Michael Leppert: Jan. 6 hearings, history and zombies

I am not a fan of zombie flicks. It has always been a genre featuring human-like beings that just weren’t complex enough to be interesting. A zombie can’t be reasoned with. A zombie can’t understand things. All a zombie wants, its singular purpose, is to eat brains.

The other reason I don’t watch zombie shows is that I have always considered those creatures to represent addicts. An addict’s world revolves around the addiction, whether it is drugs, gambling or any other compulsive, all-consuming purpose. I know a little about that sort of thing. The fog that consumes a person in the throes of addiction robs that person of his or her ability to reason, to understand things, to think.

Americans addicted to belief in “the big lie,” and the unconditional defense of those responsible for all of its components, are in a zombie fog.

The Jan. 6 Committee began telling the story of its work last week. By the time it took its first break, an hour into the opening hearing, I was nauseated. This was not a protest or a riot. There is no serious “counter-narrative” available for the offering. It is clear from the volume of new information presented in the first two hours of the committee hearings, a story in which Americans have already received mounds of data, that this is big enough to justify the all networks, prime-time display. It is now clear that it is far bigger.

It is irrefutable documentation of history.

Rep. Jim Banks, R-Indiana, gave an utterly shameful and embarrassing interview to Kaitlin Lange of The Indianapolis Star that was published a couple of hours before the start of Thursday night’s hearing. “There’s never been a committee like this … completely partisan, one-sided without the voice of the minority to ask questions that reflect our point of view, our side of the aisle,” he said.

That statement relies on his assumption that Americans, Hoosiers, won’t remember how the Jan. 6 Committee, in its present form, came to exist.

He’s feeding brains to zombies.

Those addicted to former President Donald Trump, his cult of personality, and the ongoing irrational devotion to all of the things he represents are zombies. There is nothing for Banks to share that will “reflect” the minority’s “point of view” that will change the facts here. He called the hearing, and its prime-time placement, a “spectacle.” Uh, yes, congressman, the hearing certainly was “a public show or display, especially on a large scale,” as the word is defined. No need for your partisan sarcasm.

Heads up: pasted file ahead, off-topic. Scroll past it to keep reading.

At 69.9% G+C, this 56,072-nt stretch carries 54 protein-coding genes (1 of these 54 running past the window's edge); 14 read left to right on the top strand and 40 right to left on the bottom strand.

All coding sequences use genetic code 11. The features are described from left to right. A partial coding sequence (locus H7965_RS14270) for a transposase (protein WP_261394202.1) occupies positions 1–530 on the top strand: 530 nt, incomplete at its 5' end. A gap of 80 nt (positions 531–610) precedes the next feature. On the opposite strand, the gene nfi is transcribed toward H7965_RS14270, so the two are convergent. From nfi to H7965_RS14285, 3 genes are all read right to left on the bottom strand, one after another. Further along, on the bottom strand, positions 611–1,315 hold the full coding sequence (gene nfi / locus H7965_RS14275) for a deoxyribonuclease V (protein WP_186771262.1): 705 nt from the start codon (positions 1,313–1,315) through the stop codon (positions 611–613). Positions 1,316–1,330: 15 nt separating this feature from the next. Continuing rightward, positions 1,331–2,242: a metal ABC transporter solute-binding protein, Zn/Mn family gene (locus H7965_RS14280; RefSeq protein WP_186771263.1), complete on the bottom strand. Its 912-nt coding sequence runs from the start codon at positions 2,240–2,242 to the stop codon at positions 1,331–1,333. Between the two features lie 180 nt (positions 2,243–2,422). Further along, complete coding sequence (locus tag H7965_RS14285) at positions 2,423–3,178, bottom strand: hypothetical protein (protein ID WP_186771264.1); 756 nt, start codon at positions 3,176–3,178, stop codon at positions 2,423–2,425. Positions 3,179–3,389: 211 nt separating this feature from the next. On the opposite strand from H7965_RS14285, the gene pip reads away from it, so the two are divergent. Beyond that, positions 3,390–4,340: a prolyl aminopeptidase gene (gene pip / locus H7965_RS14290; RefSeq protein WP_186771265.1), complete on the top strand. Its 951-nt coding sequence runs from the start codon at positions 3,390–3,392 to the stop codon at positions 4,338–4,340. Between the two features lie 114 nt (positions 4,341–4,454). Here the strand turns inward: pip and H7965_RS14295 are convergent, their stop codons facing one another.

“There will come a day when Donald Trump is gone, but your dishonor will remain,” were the words Rep. Liz Cheney, R-Wyoming, used when referring to members of Congress, like Banks, attempting to defend the indefensible. I am a little, and only a little, curious what Banks means when he tells The Indianapolis Star that Trump “did nothing wrong” that day. At a minimum, Cheney made it clear that at no point during the insurrection did Trump make any single call to defend the Capitol. He watched it on television like the rest of us. For a Navy man like Banks, maybe he will understand it in these terms: Trump gave up the ship.

The fog that has consumed more than a third of America has an ongoing and tight grip on them. Anyone who has watched the committee’s presentations and continues to believe in the big lie are zombies.

Rep. Jim Banks’ dishonor and his ongoing work to feed the zombies will not be difficult for history to explain. Every Hoosier should be profoundly ashamed of him and anyone like him.